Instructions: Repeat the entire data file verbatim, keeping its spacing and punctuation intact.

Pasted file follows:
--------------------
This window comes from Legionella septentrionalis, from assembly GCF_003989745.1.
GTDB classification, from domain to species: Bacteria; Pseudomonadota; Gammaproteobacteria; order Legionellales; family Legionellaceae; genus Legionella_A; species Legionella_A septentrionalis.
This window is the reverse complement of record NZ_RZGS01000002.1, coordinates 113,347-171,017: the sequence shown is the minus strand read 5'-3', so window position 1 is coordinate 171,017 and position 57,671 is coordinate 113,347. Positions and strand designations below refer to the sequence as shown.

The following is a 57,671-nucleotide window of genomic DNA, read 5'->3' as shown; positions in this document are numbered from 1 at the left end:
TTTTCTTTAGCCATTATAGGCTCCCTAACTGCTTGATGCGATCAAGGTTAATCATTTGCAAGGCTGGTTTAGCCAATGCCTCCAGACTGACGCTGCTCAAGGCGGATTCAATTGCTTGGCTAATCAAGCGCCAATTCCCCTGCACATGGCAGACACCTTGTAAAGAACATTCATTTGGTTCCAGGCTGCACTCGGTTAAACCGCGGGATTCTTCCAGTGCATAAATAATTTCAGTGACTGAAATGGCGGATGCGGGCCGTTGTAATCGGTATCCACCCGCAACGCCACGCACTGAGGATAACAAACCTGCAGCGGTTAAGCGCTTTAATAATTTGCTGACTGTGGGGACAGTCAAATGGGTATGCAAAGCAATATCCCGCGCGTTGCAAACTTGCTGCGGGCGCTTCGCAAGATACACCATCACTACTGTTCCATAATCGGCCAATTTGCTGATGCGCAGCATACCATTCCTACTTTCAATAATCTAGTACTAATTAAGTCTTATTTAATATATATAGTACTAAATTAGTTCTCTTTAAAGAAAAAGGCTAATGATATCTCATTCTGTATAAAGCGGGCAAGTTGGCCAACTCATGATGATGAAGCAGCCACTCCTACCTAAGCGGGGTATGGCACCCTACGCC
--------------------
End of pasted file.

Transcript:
This window comes from Legionella septentrionalis, from assembly GCF_003989745.1.
GTDB classification, from domain to species: Bacteria; Pseudomonadota; Gammaproteobacteria; order Legionellales; family Legionellaceae; genus Legionella_A; species Legionella_A septentrionalis.
This window is the reverse complement of record NZ_RZGS01000002.1, coordinates 113,347-171,017: the sequence shown is the minus strand read 5'-3', so window position 1 is coordinate 171,017 and position 57,671 is coordinate 113,347. Positions and strand designations below refer to the sequence as shown.

The following is a 57,671-nucleotide window of genomic DNA, read 5'->3' as shown; positions in this document are numbered from 1 at the left end:
TTTTCTTTAGCCATTATAGGCTCCCTAACTGCTTGATGCGATCAAGGTTAATCATTTGCAAGGCTGGTTTAGCCAATGCCTCCAGACTGACGCTGCTCAAGGCGGATTCAATTGCTTGGCTAATCAAGCGCCAATTCCCCTGCACATGGCAGACACCTTGTAAAGAACATTCATTTGGTTCCAGGCTGCACTCGGTTAAACCGCGGGATTCTTCCAGTGCATAAATAATTTCAGTGACTGAAATGGCGGATGCGGGCCGTTGTAATCGGTATCCACCCGCAACGCCACGCACTGAGGATAACAAACCTGCAGCGGTTAAGCGCTTTAATAATTTGCTGACTGTGGGGACAGTCAAATGGGTATGCAAAGCAATATCCCGCGCGTTGCAAACTTGCTGCGGGCGCTTCGCAAGATACACCATCACTACTGTTCCATAATCGGCCAATTTGCTGATGCGCAGCATACCATTCCTACTTTCAATAATCTAGTACTAATTAAGTCTTATTTAATATATATAGTACTAAATTAGTTCTCTTTAAAGAAAAAGGCTAATGATATCTCATTCTGTATAAAGCGGGCAAGTTGGCCAACTCATGATGATGAAGCAGCCACTCCTACCTAAGCGGGGTATGGCACCCTACGCC